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A fish beer, anyone? The Finnish brewery that went green

A fish beer, anyone? The Finnish brewery that went green

| Text: Bengt Östling, photo: Cata Portin

Beer and the environment might not be obvious bedfellows. But the little brewery Ant Brew in Lahti uses waste products that would normally have been thrown out in order to create new and exciting beers.

The beer series “Wasted Potential” was created while Lahti was European Green Capital in 2021, and now includes more than ten different brews. Some of them are:

  •  Dumpster Diver is brewed with orange peels from a local juicer's stall. 
  •  Wild Bunch is flavoured with various weeds.
  •  Herbal Hipster is spiced with local herbs.
  •  Boreality Check uses various lichens from the North.


Everything can be recycled. Their Goosebumps beer uses aromas from goose droppings, which is normally seen as a nuisance in Finnish fields and parks. The droppings are gathered from one of the city parks which hosts a large number of geese. 

None of the alternative ingredients are put directly in the finished beer. The goose droppings are dried and hygienically boiled before being used as a raw material during the smoking of the malt. The aroma and taste are said to be deep and full.

Beer with a message

The brewery’s innovation is used as an example of Lahti’s open-minded green solutions, with a focus on circular economies of many hues. Making goose droppings beer does not have any considerable economic effect, but the beer carries a message, argues the brewery; everything can be used again, and old ingredients do not need to go to waste.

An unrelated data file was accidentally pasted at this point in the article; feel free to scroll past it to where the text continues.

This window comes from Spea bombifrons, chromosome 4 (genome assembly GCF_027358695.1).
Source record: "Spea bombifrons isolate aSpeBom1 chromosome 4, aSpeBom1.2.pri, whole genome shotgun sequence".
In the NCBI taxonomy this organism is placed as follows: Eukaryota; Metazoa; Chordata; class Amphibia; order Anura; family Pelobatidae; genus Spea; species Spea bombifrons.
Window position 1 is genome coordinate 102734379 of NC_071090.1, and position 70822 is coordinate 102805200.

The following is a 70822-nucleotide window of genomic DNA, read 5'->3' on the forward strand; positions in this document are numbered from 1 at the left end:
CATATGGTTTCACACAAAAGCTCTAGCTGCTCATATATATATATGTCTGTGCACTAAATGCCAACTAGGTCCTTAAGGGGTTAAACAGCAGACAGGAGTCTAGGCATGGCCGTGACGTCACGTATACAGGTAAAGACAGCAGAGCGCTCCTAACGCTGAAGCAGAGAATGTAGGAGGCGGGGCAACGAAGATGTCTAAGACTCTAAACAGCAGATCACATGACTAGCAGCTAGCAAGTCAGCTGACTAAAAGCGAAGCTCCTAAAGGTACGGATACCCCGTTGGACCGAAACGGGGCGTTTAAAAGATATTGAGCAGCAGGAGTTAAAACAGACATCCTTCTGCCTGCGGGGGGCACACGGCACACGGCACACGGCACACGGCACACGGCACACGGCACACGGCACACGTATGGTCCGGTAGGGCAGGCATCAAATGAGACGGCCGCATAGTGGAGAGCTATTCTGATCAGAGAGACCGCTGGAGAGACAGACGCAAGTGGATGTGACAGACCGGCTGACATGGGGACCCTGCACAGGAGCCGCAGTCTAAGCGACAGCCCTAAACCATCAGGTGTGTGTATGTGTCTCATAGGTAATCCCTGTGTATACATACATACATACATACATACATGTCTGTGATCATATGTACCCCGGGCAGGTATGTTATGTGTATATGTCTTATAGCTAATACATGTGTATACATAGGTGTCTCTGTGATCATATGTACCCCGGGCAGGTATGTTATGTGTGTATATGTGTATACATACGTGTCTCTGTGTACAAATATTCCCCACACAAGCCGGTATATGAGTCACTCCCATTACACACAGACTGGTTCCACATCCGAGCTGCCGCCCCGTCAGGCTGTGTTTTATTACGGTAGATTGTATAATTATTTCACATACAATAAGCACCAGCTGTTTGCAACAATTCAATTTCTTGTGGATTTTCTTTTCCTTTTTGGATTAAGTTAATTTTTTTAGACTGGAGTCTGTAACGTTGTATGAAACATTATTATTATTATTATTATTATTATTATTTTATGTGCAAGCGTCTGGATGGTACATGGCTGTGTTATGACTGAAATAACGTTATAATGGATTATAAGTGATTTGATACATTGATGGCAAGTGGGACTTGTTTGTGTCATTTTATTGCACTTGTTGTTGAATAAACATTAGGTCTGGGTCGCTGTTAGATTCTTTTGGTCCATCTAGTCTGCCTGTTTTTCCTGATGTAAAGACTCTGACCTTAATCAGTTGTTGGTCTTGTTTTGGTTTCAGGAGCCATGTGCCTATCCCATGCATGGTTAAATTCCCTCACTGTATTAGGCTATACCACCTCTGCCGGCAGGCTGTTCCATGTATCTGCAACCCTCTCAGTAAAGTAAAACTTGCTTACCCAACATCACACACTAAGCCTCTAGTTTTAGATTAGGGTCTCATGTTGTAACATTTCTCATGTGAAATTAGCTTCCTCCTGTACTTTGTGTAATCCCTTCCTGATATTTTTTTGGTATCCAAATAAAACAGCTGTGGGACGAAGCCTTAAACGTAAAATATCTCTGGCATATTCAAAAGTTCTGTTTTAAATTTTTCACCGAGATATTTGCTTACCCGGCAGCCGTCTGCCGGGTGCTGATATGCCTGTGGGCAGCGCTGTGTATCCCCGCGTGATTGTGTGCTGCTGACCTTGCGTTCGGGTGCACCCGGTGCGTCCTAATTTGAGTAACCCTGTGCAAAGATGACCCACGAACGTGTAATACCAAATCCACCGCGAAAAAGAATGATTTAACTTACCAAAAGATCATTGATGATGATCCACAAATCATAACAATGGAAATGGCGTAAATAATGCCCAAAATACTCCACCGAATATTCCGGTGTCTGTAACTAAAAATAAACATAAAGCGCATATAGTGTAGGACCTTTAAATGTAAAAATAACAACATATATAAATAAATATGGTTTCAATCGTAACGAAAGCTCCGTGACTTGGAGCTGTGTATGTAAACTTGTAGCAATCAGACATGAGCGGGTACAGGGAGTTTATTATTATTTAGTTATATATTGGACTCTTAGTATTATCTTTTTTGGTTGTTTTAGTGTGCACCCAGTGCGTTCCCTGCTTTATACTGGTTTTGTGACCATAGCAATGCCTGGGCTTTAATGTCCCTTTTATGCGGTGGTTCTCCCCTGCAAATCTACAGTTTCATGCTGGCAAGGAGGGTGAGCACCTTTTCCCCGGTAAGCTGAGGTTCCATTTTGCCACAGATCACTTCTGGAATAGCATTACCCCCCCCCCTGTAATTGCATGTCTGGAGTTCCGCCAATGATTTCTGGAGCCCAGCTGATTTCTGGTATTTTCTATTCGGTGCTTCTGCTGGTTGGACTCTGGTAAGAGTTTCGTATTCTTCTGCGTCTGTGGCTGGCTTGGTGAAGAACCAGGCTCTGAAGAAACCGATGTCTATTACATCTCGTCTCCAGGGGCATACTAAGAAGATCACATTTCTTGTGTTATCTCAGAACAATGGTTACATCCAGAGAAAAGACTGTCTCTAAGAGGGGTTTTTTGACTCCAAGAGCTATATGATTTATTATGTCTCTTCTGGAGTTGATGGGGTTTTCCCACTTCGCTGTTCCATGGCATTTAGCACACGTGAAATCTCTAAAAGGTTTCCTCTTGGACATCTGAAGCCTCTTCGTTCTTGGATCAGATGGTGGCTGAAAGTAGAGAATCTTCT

Kari Puttonen balances on a ladder among Ant Brew's beer tanks.

Their newest beer will be released this spring. It will be brewed using dried swim bladders from roach, a small freshwater fish that is not normally used for food in Finland.    

The fish beer carries its own message. Lahti is situated on the shores of the Vesijärvi lake, which was still heavily polluted in the 1970s. The roach used to be the only fish that survived in the dirty, algae-infected lake.


Today the water has been cleaned up and it is again possible to use its natural resources. While parts of the fish can be used for brewing beer, Lahti restaurants can once more serve fish based on local catches from the nearby lake. The hope is to reintroduce a variety of fish in lakes near Lahti. 

The clearance of the Vesijärvi lake also became a starting shot for the drive to make Lahti the 2021 EU Green Capital. This year, Grenoble takes on the title, and in 2023 it goes to Tallinn.


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